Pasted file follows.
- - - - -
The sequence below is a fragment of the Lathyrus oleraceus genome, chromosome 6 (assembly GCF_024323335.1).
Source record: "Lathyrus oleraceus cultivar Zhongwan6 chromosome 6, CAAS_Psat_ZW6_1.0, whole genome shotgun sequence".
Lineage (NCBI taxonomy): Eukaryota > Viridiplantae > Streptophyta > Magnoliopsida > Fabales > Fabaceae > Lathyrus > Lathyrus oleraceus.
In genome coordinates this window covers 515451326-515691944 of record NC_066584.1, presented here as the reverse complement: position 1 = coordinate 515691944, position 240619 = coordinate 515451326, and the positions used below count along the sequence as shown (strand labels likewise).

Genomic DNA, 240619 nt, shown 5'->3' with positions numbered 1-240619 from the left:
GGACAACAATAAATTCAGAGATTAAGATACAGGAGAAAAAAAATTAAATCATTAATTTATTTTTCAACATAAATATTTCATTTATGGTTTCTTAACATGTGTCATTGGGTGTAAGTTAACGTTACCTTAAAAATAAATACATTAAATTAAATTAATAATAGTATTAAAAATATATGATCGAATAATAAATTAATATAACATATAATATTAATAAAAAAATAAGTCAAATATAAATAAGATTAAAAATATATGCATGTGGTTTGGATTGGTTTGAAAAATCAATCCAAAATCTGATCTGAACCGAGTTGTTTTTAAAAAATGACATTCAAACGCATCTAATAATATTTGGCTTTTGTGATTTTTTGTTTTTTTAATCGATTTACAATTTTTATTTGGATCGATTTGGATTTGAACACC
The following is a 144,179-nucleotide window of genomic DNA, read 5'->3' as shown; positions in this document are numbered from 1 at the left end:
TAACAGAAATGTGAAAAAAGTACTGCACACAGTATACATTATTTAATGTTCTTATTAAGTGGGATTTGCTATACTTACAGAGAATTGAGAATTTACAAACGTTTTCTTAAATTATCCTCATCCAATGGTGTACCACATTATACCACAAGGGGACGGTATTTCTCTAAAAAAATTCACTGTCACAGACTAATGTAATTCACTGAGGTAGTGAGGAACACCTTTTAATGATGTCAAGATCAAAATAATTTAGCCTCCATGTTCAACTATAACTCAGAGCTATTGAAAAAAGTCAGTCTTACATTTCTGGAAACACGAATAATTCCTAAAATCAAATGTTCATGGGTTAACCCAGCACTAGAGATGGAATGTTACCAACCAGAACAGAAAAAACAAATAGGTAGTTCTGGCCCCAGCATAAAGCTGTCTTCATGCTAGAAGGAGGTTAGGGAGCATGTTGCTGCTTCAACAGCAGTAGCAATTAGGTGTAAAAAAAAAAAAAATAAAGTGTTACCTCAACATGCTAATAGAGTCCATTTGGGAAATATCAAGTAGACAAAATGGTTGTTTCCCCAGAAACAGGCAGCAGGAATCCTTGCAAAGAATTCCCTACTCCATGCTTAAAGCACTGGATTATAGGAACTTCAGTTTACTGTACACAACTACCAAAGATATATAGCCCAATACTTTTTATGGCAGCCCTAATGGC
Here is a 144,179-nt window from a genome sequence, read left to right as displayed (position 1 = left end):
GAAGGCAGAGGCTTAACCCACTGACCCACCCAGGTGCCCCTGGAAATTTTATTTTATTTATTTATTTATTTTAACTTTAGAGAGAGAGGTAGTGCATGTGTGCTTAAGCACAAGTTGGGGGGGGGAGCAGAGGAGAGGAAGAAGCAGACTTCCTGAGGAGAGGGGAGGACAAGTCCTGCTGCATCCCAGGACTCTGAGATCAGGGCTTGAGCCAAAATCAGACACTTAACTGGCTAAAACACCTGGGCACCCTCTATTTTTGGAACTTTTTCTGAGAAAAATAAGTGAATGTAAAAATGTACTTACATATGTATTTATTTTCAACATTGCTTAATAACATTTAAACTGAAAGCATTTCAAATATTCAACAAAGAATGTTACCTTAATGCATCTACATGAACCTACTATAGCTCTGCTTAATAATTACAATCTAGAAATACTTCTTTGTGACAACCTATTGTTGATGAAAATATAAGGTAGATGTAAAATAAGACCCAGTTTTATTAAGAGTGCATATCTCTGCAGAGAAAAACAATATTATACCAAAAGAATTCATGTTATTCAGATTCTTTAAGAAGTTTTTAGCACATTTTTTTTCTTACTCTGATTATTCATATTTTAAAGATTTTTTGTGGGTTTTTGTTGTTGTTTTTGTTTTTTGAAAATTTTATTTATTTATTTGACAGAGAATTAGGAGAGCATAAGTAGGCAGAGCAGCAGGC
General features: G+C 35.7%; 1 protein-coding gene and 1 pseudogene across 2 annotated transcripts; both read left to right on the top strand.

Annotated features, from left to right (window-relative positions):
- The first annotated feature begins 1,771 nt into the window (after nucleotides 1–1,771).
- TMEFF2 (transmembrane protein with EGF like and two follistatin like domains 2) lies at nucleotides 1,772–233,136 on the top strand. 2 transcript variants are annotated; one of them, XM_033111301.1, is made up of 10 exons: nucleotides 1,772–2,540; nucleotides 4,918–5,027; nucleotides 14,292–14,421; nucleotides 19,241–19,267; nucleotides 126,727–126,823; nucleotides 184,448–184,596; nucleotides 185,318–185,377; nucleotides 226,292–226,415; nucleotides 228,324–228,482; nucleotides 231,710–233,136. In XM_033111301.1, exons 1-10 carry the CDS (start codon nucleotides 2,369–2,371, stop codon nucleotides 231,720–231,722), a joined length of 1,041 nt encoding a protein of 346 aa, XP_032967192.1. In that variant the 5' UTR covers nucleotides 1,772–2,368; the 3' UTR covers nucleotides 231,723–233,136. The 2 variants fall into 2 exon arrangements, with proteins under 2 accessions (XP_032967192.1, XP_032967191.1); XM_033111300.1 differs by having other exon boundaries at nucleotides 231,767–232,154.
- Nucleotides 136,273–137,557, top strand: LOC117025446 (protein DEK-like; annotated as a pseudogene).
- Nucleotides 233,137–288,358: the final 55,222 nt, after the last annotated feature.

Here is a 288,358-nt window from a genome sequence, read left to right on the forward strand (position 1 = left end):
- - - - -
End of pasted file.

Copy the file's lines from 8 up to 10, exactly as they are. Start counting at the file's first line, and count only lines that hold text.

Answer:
TAACAGAAATGTGAAAAAAGTACTGCACACAGTATACATTATTTAATGTTCTTATTAAGTGGGATTTGCTATACTTACAGAGAATTGAGAATTTACAAACGTTTTCTTAAATTATCCTCATCCAATGGTGTACCACATTATACCACAAGGGGACGGTATTTCTCTAAAAAAATTCACTGTCACAGACTAATGTAATTCACTGAGGTAGTGAGGAACACCTTTTAATGATGTCAAGATCAAAATAATTTAGCCTCCATGTTCAACTATAACTCAGAGCTATTGAAAAAAGTCAGTCTTACATTTCTGGAAACACGAATAATTCCTAAAATCAAATGTTCATGGGTTAACCCAGCACTAGAGATGGAATGTTACCAACCAGAACAGAAAAAACAAATAGGTAGTTCTGGCCCCAGCATAAAGCTGTCTTCATGCTAGAAGGAGGTTAGGGAGCATGTTGCTGCTTCAACAGCAGTAGCAATTAGGTGTAAAAAAAAAAAAAATAAAGTGTTACCTCAACATGCTAATAGAGTCCATTTGGGAAATATCAAGTAGACAAAATGGTTGTTTCCCCAGAAACAGGCAGCAGGAATCCTTGCAAAGAATTCCCTACTCCATGCTTAAAGCACTGGATTATAGGAACTTCAGTTTACTGTACACAACTACCAAAGATATATAGCCCAATACTTTTTATGGCAGCCCTAATGGC
Here is a 144,179-nt window from a genome sequence, read left to right as displayed (position 1 = left end):
GAAGGCAGAGGCTTAACCCACTGACCCACCCAGGTGCCCCTGGAAATTTTATTTTATTTATTTATTTATTTTAACTTTAGAGAGAGAGGTAGTGCATGTGTGCTTAAGCACAAGTTGGGGGGGGGAGCAGAGGAGAGGAAGAAGCAGACTTCCTGAGGAGAGGGGAGGACAAGTCCTGCTGCATCCCAGGACTCTGAGATCAGGGCTTGAGCCAAAATCAGACACTTAACTGGCTAAAACACCTGGGCACCCTCTATTTTTGGAACTTTTTCTGAGAAAAATAAGTGAATGTAAAAATGTACTTACATATGTATTTATTTTCAACATTGCTTAATAACATTTAAACTGAAAGCATTTCAAATATTCAACAAAGAATGTTACCTTAATGCATCTACATGAACCTACTATAGCTCTGCTTAATAATTACAATCTAGAAATACTTCTTTGTGACAACCTATTGTTGATGAAAATATAAGGTAGATGTAAAATAAGACCCAGTTTTATTAAGAGTGCATATCTCTGCAGAGAAAAACAATATTATACCAAAAGAATTCATGTTATTCAGATTCTTTAAGAAGTTTTTAGCACATTTTTTTTCTTACTCTGATTATTCATATTTTAAAGATTTTTTGTGGGTTTTTGTTGTTGTTTTTGTTTTTTGAAAATTTTATTTATTTATTTGACAGAGAATTAGGAGAGCATAAGTAGGCAGAGCAGCAGGC